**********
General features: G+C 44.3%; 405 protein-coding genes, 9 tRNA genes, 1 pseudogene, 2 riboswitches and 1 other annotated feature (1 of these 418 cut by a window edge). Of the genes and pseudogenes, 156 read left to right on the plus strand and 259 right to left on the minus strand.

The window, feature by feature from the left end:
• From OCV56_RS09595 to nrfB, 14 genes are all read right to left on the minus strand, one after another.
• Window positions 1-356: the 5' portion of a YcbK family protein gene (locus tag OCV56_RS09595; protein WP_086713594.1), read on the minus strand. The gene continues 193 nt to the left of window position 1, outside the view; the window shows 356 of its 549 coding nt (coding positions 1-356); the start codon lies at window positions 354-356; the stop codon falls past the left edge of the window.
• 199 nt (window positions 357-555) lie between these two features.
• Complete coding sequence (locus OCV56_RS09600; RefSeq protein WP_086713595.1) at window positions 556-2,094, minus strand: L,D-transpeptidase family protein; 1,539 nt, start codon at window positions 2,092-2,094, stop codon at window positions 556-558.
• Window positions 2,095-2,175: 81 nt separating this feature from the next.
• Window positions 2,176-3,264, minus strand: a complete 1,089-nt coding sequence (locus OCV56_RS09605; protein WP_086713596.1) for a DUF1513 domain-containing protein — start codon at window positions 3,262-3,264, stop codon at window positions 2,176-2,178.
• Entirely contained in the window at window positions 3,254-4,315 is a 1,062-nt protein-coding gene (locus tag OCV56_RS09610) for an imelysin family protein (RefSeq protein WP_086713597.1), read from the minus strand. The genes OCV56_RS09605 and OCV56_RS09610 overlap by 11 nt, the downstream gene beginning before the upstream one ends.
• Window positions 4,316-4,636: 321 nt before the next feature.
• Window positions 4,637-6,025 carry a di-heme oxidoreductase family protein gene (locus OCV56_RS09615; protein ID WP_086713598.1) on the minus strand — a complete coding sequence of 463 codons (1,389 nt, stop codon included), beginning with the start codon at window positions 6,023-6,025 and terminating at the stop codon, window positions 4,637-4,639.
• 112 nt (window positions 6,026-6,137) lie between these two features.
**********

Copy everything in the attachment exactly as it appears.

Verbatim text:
General features: G+C 44.3%; 405 protein-coding genes, 9 tRNA genes, 1 pseudogene, 2 riboswitches and 1 other annotated feature (1 of these 418 cut by a window edge). Of the genes and pseudogenes, 156 read left to right on the plus strand and 259 right to left on the minus strand.

The window, feature by feature from the left end:
• From OCV56_RS09595 to nrfB, 14 genes are all read right to left on the minus strand, one after another.
• Window positions 1-356: the 5' portion of a YcbK family protein gene (locus tag OCV56_RS09595; protein WP_086713594.1), read on the minus strand. The gene continues 193 nt to the left of window position 1, outside the view; the window shows 356 of its 549 coding nt (coding positions 1-356); the start codon lies at window positions 354-356; the stop codon falls past the left edge of the window.
• 199 nt (window positions 357-555) lie between these two features.
• Complete coding sequence (locus OCV56_RS09600; RefSeq protein WP_086713595.1) at window positions 556-2,094, minus strand: L,D-transpeptidase family protein; 1,539 nt, start codon at window positions 2,092-2,094, stop codon at window positions 556-558.
• Window positions 2,095-2,175: 81 nt separating this feature from the next.
• Window positions 2,176-3,264, minus strand: a complete 1,089-nt coding sequence (locus OCV56_RS09605; protein WP_086713596.1) for a DUF1513 domain-containing protein — start codon at window positions 3,262-3,264, stop codon at window positions 2,176-2,178.
• Entirely contained in the window at window positions 3,254-4,315 is a 1,062-nt protein-coding gene (locus tag OCV56_RS09610) for an imelysin family protein (RefSeq protein WP_086713597.1), read from the minus strand. The genes OCV56_RS09605 and OCV56_RS09610 overlap by 11 nt, the downstream gene beginning before the upstream one ends.
• Window positions 4,316-4,636: 321 nt before the next feature.
• Window positions 4,637-6,025 carry a di-heme oxidoreductase family protein gene (locus OCV56_RS09615; protein ID WP_086713598.1) on the minus strand — a complete coding sequence of 463 codons (1,389 nt, stop codon included), beginning with the start codon at window positions 6,023-6,025 and terminating at the stop codon, window positions 4,637-4,639.
• 112 nt (window positions 6,026-6,137) lie between these two features.